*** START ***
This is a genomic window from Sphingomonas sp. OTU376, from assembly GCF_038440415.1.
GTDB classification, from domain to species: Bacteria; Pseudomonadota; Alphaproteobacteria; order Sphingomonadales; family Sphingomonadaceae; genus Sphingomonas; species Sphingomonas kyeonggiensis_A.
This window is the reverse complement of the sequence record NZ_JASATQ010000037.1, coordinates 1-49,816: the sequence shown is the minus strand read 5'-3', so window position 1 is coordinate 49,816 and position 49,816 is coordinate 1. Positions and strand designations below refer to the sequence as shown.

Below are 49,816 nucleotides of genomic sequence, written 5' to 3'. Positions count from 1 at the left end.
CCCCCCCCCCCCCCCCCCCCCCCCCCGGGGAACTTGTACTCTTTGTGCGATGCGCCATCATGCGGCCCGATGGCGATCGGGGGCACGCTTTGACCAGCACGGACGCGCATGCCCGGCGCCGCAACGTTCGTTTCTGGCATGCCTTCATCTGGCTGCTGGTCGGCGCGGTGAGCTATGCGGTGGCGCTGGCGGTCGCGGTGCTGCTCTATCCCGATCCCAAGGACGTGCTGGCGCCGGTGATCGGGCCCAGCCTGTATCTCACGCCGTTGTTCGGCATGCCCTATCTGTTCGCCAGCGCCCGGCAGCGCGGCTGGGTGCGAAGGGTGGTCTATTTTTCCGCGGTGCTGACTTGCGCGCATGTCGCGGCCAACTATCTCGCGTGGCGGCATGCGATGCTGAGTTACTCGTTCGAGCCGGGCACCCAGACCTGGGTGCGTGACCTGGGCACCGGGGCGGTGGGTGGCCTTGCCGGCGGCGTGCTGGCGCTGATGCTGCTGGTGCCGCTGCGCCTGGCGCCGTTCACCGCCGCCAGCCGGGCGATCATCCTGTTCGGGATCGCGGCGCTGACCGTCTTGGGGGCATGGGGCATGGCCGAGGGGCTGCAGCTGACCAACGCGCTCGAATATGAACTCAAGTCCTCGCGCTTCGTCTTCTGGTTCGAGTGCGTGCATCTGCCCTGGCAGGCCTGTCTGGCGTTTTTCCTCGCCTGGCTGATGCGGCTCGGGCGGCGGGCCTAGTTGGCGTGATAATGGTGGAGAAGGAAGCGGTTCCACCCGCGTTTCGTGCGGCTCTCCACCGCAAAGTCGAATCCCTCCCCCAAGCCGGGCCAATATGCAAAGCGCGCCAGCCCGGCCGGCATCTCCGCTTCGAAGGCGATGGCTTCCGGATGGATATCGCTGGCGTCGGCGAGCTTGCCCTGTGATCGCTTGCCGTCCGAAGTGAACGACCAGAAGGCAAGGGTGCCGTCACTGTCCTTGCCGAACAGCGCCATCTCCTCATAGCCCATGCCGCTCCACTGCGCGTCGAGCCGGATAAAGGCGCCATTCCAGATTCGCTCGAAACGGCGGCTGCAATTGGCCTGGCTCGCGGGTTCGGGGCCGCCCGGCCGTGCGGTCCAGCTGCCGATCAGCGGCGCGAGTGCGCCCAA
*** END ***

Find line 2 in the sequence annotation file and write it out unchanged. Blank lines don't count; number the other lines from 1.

GTDB classification, from domain to species: Bacteria; Pseudomonadota; Alphaproteobacteria; order Sphingomonadales; family Sphingomonadaceae; genus Sphingomonas; species Sphingomonas kyeonggiensis_A.